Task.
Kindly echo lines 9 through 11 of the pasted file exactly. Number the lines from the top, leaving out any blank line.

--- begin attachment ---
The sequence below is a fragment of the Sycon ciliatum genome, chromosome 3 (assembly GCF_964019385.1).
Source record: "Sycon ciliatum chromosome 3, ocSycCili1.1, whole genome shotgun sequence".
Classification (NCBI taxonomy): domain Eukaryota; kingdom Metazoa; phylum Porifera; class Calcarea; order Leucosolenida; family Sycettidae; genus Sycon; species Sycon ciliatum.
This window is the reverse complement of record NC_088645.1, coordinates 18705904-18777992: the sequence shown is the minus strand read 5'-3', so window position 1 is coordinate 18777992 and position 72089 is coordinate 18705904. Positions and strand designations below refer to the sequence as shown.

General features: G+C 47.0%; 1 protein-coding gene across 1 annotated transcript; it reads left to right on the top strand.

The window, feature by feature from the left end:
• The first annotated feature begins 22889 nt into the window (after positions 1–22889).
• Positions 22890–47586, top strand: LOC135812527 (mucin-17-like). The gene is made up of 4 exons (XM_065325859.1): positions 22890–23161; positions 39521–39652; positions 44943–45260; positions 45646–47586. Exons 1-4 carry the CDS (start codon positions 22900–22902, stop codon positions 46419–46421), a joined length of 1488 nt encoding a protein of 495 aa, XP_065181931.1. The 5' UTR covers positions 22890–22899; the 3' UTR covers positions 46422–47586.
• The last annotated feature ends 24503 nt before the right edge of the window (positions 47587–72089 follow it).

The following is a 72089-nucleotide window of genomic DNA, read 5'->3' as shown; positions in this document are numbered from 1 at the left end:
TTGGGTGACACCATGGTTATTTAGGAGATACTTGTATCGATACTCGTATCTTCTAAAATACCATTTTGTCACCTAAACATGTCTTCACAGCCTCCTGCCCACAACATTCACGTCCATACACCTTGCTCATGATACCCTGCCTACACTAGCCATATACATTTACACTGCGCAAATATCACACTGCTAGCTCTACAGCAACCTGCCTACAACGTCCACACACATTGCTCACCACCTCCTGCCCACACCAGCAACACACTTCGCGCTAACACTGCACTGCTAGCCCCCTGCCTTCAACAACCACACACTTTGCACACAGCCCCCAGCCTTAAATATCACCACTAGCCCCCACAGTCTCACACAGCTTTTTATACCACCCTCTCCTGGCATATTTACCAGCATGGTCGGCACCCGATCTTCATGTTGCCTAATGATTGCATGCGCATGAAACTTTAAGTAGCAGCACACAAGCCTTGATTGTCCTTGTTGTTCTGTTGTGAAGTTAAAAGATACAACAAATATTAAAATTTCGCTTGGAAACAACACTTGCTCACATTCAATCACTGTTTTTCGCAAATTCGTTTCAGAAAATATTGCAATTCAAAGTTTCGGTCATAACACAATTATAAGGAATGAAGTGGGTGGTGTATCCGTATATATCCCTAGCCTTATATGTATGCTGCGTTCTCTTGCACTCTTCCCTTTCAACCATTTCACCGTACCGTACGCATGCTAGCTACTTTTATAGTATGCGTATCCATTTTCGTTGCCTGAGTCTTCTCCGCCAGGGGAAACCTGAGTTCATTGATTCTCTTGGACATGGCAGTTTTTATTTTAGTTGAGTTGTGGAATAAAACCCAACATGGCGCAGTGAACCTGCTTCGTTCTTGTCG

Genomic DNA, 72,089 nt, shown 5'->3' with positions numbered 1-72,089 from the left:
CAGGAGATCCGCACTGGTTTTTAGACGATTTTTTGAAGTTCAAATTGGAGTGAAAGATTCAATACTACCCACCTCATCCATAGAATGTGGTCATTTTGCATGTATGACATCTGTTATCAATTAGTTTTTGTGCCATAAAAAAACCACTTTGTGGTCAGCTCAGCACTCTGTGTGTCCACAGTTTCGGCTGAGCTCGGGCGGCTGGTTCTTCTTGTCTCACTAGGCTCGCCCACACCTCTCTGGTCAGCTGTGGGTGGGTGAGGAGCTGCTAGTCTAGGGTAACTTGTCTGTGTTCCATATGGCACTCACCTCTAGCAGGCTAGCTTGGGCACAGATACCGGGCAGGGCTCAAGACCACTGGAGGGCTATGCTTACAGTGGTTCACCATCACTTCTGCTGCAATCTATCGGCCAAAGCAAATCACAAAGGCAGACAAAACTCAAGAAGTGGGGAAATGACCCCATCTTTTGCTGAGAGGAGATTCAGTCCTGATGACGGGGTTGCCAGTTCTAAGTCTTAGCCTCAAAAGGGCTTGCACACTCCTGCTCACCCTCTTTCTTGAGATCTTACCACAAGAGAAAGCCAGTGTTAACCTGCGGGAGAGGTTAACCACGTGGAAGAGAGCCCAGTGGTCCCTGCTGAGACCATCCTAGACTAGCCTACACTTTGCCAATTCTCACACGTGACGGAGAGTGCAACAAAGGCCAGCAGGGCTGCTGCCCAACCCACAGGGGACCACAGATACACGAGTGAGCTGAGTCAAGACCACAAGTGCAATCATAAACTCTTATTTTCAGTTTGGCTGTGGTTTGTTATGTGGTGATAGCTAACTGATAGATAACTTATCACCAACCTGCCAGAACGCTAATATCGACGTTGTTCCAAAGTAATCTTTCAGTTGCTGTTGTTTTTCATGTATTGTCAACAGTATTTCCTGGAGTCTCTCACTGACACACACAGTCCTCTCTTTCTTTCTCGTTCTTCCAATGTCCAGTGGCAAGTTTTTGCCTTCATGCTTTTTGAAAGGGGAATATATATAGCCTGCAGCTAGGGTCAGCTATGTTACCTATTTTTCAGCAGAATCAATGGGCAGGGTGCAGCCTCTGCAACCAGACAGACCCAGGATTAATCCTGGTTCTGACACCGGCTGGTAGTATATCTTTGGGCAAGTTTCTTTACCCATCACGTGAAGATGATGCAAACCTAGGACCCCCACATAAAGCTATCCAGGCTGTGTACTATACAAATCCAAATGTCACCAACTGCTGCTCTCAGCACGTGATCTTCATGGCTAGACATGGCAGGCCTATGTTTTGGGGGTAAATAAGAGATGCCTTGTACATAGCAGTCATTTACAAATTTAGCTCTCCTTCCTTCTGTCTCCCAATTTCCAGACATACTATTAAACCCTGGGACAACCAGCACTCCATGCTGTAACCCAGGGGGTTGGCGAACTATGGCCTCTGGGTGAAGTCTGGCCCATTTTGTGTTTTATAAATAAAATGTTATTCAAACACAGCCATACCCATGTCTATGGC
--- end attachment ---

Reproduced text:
• The last annotated feature ends 24503 nt before the right edge of the window (positions 47587–72089 follow it).

The following is a 72089-nucleotide window of genomic DNA, read 5'->3' as shown; positions in this document are numbered from 1 at the left end:
TTGGGTGACACCATGGTTATTTAGGAGATACTTGTATCGATACTCGTATCTTCTAAAATACCATTTTGTCACCTAAACATGTCTTCACAGCCTCCTGCCCACAACATTCACGTCCATACACCTTGCTCATGATACCCTGCCTACACTAGCCATATACATTTACACTGCGCAAATATCACACTGCTAGCTCTACAGCAACCTGCCTACAACGTCCACACACATTGCTCACCACCTCCTGCCCACACCAGCAACACACTTCGCGCTAACACTGCACTGCTAGCCCCCTGCCTTCAACAACCACACACTTTGCACACAGCCCCCAGCCTTAAATATCACCACTAGCCCCCACAGTCTCACACAGCTTTTTATACCACCCTCTCCTGGCATATTTACCAGCATGGTCGGCACCCGATCTTCATGTTGCCTAATGATTGCATGCGCATGAAACTTTAAGTAGCAGCACACAAGCCTTGATTGTCCTTGTTGTTCTGTTGTGAAGTTAAAAGATACAACAAATATTAAAATTTCGCTTGGAAACAACACTTGCTCACATTCAATCACTGTTTTTCGCAAATTCGTTTCAGAAAATATTGCAATTCAAAGTTTCGGTCATAACACAATTATAAGGAATGAAGTGGGTGGTGTATCCGTATATATCCCTAGCCTTATATGTATGCTGCGTTCTCTTGCACTCTTCCCTTTCAACCATTTCACCGTACCGTACGCATGCTAGCTACTTTTATAGTATGCGTATCCATTTTCGTTGCCTGAGTCTTCTCCGCCAGGGGAAACCTGAGTTCATTGATTCTCTTGGACATGGCAGTTTTTATTTTAGTTGAGTTGTGGAATAAAACCCAACATGGCGCAGTGAACCTGCTTCGTTCTTGTCG